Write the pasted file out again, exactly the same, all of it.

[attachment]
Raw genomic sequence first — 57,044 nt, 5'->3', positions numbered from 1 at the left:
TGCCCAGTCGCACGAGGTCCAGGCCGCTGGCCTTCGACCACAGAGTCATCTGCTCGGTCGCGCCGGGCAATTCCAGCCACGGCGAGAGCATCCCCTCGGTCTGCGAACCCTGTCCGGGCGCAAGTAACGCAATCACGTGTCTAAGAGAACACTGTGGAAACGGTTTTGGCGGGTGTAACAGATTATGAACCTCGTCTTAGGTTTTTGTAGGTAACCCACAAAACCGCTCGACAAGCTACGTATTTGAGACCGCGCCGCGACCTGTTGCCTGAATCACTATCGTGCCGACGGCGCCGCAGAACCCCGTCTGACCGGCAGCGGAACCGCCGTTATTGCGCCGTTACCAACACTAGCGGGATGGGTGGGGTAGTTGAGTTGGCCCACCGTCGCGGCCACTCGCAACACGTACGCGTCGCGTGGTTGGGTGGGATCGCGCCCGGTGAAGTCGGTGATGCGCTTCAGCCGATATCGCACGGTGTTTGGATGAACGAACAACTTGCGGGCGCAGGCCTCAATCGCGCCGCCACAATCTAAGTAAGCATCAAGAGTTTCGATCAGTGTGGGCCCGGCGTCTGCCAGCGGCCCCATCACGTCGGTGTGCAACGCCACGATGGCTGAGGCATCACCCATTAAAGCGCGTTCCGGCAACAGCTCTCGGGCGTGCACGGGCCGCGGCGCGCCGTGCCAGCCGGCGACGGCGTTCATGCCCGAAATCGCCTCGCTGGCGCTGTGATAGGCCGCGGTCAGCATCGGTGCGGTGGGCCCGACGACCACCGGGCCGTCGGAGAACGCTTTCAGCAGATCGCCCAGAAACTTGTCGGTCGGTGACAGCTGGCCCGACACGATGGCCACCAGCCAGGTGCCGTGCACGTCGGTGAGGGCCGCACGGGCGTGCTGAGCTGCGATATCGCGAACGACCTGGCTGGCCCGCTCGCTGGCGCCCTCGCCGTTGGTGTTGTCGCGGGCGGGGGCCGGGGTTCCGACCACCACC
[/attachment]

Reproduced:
Raw genomic sequence first — 57,044 nt, 5'->3', positions numbered from 1 at the left:
TGCCCAGTCGCACGAGGTCCAGGCCGCTGGCCTTCGACCACAGAGTCATCTGCTCGGTCGCGCCGGGCAATTCCAGCCACGGCGAGAGCATCCCCTCGGTCTGCGAACCCTGTCCGGGCGCAAGTAACGCAATCACGTGTCTAAGAGAACACTGTGGAAACGGTTTTGGCGGGTGTAACAGATTATGAACCTCGTCTTAGGTTTTTGTAGGTAACCCACAAAACCGCTCGACAAGCTACGTATTTGAGACCGCGCCGCGACCTGTTGCCTGAATCACTATCGTGCCGACGGCGCCGCAGAACCCCGTCTGACCGGCAGCGGAACCGCCGTTATTGCGCCGTTACCAACACTAGCGGGATGGGTGGGGTAGTTGAGTTGGCCCACCGTCGCGGCCACTCGCAACACGTACGCGTCGCGTGGTTGGGTGGGATCGCGCCCGGTGAAGTCGGTGATGCGCTTCAGCCGATATCGCACGGTGTTTGGATGAACGAACAACTTGCGGGCGCAGGCCTCAATCGCGCCGCCACAATCTAAGTAAGCATCAAGAGTTTCGATCAGTGTGGGCCCGGCGTCTGCCAGCGGCCCCATCACGTCGGTGTGCAACGCCACGATGGCTGAGGCATCACCCATTAAAGCGCGTTCCGGCAACAGCTCTCGGGCGTGCACGGGCCGCGGCGCGCCGTGCCAGCCGGCGACGGCGTTCATGCCCGAAATCGCCTCGCTGGCGCTGTGATAGGCCGCGGTCAGCATCGGTGCGGTGGGCCCGACGACCACCGGGCCGTCGGAGAACGCTTTCAGCAGATCGCCCAGAAACTTGTCGGTCGGTGACAGCTGGCCCGACACGATGGCCACCAGCCAGGTGCCGTGCACGTCGGTGAGGGCCGCACGGGCGTGCTGAGCTGCGATATCGCGAACGACCTGGCTGGCCCGCTCGCTGGCGCCCTCGCCGTTGGTGTTGTCGCGGGCGGGGGCCGGGGTTCCGACCACCACC